Spotlight on Artist Anastassiya Skripchenko
Welcome to The Elective’s digital art museum, dedicated to the incredible work of AP Arts students. Each week we highlight a work or series created in one of the AP Arts concentrations—AP 2-D Art and Design, 3-D Art and Design, and AP Drawing (the AP Program also offers Art History and Music Theory)—as well as a statement from the artist (and, occasionally, their teacher).
This week we feature an oil-on-canvas work made by Anastassiya Skripchenko from the High School of Art and Design in New York, which was included in the 2019-20 AP Studio Art online exhibition. (You’ll find the exhibition halfway down the page, under the heading AP Exhibit.)
Here’s Anastassiya’s statement on the work:
A significant amount of my work depicts street narratives, as well as individual architectural monuments. My works range from scenes of the food street markets to a well-known building. All scenes show a certain sense of mood and atmosphere. I also counted the specific time of the day that would influence the perception of color, and overall feel to the subject, such as the individual buildings. The sense of depth and perception of space has a somewhat abstract way of an appliance. I also counted the specific time of the day that would influence the perception of color, and overall feel to the object. Such would be the individual buildings. I chose specific buildings and scenes because they relate to events in my life. Later works are more accurate at showing what type of aesthetic appeal I tried to convey.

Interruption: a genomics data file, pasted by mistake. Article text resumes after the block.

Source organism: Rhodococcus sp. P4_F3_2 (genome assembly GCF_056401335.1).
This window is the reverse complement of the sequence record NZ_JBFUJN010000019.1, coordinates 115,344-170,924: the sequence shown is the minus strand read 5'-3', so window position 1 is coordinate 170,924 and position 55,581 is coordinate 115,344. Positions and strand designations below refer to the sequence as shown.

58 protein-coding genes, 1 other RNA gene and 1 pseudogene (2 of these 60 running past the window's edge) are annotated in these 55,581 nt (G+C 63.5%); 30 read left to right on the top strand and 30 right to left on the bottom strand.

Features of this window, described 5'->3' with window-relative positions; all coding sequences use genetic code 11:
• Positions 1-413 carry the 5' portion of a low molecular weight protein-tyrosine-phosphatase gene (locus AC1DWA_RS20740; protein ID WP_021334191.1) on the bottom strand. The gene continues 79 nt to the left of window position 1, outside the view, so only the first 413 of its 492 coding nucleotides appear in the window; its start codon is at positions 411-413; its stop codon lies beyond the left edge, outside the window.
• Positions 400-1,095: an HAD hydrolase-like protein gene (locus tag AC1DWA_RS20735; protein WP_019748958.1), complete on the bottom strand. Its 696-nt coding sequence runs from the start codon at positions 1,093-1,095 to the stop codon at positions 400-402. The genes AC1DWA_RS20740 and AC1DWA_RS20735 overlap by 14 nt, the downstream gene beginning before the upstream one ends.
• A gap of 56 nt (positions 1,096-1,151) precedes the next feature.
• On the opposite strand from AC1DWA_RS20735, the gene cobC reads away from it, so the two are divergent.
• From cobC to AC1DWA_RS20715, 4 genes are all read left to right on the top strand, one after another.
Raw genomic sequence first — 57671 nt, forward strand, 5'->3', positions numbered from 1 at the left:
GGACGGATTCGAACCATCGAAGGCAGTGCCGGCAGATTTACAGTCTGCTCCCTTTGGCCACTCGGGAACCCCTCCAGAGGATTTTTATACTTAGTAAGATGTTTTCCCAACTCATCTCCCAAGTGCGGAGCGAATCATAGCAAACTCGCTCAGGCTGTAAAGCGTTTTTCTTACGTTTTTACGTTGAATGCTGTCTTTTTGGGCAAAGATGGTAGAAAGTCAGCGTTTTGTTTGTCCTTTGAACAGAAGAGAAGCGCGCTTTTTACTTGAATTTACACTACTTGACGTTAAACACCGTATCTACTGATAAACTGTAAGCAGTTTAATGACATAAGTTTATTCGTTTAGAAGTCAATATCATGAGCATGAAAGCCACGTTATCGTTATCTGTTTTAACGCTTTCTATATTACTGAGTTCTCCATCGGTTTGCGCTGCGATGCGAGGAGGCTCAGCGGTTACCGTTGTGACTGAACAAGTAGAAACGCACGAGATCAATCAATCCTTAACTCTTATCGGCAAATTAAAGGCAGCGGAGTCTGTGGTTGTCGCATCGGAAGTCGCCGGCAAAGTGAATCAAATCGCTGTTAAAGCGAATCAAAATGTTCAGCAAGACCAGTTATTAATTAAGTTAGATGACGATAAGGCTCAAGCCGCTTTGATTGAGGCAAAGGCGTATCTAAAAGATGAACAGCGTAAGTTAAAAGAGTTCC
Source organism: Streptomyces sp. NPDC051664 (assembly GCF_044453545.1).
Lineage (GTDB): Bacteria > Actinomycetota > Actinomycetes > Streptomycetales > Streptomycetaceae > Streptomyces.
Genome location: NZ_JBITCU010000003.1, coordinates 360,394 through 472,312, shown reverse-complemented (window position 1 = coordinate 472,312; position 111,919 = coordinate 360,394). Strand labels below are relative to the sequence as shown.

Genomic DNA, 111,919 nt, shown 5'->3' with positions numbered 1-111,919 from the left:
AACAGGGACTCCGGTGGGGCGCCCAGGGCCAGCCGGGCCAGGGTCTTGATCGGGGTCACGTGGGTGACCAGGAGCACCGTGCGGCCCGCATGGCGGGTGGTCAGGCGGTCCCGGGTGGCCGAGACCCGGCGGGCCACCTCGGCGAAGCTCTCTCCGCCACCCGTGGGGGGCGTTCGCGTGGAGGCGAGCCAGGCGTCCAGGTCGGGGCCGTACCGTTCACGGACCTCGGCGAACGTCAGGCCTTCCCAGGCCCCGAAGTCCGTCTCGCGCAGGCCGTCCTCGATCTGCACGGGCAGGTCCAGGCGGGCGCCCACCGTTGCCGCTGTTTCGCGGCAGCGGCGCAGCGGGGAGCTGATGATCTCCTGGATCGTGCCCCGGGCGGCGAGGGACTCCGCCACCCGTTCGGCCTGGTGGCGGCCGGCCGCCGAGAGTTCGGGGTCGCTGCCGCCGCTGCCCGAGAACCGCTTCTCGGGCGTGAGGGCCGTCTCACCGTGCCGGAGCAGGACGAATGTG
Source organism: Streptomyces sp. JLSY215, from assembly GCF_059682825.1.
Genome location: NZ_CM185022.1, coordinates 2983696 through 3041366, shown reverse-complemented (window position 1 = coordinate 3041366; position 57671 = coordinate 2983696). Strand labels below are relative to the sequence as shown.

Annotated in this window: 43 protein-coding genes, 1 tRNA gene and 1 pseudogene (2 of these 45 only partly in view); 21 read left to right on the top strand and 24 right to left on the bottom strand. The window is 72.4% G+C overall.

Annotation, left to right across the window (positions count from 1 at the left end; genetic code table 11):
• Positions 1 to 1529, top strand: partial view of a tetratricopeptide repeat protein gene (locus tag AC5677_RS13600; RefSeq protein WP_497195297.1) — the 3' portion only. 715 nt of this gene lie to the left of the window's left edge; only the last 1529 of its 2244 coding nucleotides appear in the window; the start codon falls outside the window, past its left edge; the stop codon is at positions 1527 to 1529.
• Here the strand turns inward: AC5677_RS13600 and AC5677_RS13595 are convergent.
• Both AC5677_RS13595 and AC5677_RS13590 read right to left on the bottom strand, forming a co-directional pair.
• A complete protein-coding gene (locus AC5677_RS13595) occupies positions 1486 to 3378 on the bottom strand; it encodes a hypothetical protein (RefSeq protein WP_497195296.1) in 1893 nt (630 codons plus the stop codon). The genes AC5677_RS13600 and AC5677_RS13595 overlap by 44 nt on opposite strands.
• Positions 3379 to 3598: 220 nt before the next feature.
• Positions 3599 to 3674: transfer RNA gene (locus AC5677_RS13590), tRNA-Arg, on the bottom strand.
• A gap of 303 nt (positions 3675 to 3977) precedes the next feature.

And here is teacher James Harrington’s thought’s on Anastassiya’s work:
This painting was created as part of Ana’s concentration series. Ana’s initial focus was on NYC genre scenes that evolved into a personal portrait of her own significant NYC places. I give students complete freedom to explore their subject and try to keep the concentration themes as open as possible until very late into the process. The common link is always the artists themselves. A body of work coming from a single artist engaged in exploring her creative direction will have a unifying thread, even if the work meanders as it evolves. Finding the words to describe that thread is part of the awakening of the artist’s identity. Ana’s strong painterly style was evident from the beginning. She has the realist temperament of observing and capturing the world around her. I never dictate a style or subject matter, but Ana’s aesthetic aligns closely with my own, so I always had a keen appreciation for her paintings.
I believe that the classroom culture of openness and acceptance of everyone’s creative direction is essential. As the students develop, I very deliberately step further away, allowing them to be the authority on their own work. I provide structure and support in an atmosphere of creative freedom, exploration, and striving.